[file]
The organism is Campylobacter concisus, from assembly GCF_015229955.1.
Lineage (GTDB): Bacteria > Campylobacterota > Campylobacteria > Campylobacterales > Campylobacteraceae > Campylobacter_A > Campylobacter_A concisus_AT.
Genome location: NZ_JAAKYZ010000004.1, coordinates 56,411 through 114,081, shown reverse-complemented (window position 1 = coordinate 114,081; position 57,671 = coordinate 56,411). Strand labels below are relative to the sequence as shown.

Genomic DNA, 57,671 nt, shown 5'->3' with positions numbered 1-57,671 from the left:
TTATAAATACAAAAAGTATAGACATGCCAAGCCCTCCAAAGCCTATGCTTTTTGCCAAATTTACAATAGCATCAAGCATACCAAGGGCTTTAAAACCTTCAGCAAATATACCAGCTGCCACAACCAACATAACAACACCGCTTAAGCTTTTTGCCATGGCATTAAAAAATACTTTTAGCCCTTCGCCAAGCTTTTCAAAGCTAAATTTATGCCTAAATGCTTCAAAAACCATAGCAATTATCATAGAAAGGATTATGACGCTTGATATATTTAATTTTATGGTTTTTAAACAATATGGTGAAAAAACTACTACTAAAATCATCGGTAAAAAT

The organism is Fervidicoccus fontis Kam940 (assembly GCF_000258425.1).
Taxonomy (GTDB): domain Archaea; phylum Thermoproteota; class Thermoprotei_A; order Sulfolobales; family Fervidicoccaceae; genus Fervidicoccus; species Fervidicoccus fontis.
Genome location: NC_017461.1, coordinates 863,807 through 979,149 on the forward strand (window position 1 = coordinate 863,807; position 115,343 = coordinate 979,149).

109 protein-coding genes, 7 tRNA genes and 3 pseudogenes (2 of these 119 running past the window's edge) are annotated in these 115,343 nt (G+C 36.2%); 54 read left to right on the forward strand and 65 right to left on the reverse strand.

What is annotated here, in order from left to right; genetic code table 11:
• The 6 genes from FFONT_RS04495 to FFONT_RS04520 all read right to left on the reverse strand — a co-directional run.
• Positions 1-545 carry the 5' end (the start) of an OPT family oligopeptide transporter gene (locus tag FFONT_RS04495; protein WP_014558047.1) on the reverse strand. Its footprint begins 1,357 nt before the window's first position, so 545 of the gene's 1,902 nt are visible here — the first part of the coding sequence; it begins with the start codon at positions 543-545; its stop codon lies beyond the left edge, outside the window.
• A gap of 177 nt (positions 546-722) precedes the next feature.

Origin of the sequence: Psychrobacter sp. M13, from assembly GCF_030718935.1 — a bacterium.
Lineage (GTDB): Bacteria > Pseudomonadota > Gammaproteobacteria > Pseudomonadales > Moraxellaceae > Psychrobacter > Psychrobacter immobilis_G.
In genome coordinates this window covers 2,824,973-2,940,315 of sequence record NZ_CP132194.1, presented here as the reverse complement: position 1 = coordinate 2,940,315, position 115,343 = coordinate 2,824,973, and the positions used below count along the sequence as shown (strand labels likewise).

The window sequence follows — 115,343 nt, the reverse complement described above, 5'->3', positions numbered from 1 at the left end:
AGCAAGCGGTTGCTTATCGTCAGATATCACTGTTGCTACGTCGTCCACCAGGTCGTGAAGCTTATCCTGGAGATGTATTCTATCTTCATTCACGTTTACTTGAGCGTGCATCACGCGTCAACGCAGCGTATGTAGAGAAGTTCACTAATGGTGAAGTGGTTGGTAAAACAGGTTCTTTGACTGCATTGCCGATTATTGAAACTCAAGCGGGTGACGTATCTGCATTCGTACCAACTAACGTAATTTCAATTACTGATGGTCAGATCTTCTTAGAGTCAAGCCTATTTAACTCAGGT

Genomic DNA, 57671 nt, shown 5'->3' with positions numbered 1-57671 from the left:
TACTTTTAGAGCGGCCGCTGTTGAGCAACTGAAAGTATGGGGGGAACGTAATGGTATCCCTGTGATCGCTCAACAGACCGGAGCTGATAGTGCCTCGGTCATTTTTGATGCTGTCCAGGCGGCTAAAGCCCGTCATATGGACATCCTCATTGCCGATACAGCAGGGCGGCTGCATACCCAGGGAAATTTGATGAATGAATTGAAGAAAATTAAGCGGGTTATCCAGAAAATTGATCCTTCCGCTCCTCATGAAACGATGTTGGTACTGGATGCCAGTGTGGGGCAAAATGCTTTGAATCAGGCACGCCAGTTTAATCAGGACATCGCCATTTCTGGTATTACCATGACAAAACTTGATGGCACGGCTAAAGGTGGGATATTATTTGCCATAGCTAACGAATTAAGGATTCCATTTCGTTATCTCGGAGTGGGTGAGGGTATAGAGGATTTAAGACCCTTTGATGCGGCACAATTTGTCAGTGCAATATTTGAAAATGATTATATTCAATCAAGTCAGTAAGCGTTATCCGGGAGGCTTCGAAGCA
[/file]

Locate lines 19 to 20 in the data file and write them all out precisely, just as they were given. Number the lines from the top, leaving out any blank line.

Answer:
Genomic DNA, 57671 nt, shown 5'->3' with positions numbered 1-57671 from the left:
TACTTTTAGAGCGGCCGCTGTTGAGCAACTGAAAGTATGGGGGGAACGTAATGGTATCCCTGTGATCGCTCAACAGACCGGAGCTGATAGTGCCTCGGTCATTTTTGATGCTGTCCAGGCGGCTAAAGCCCGTCATATGGACATCCTCATTGCCGATACAGCAGGGCGGCTGCATACCCAGGGAAATTTGATGAATGAATTGAAGAAAATTAAGCGGGTTATCCAGAAAATTGATCCTTCCGCTCCTCATGAAACGATGTTGGTACTGGATGCCAGTGTGGGGCAAAATGCTTTGAATCAGGCACGCCAGTTTAATCAGGACATCGCCATTTCTGGTATTACCATGACAAAACTTGATGGCACGGCTAAAGGTGGGATATTATTTGCCATAGCTAACGAATTAAGGATTCCATTTCGTTATCTCGGAGTGGGTGAGGGTATAGAGGATTTAAGACCCTTTGATGCGGCACAATTTGTCAGTGCAATATTTGAAAATGATTATATTCAATCAAGTCAGTAAGCGTTATCCGGGAGGCTTCGAAGCA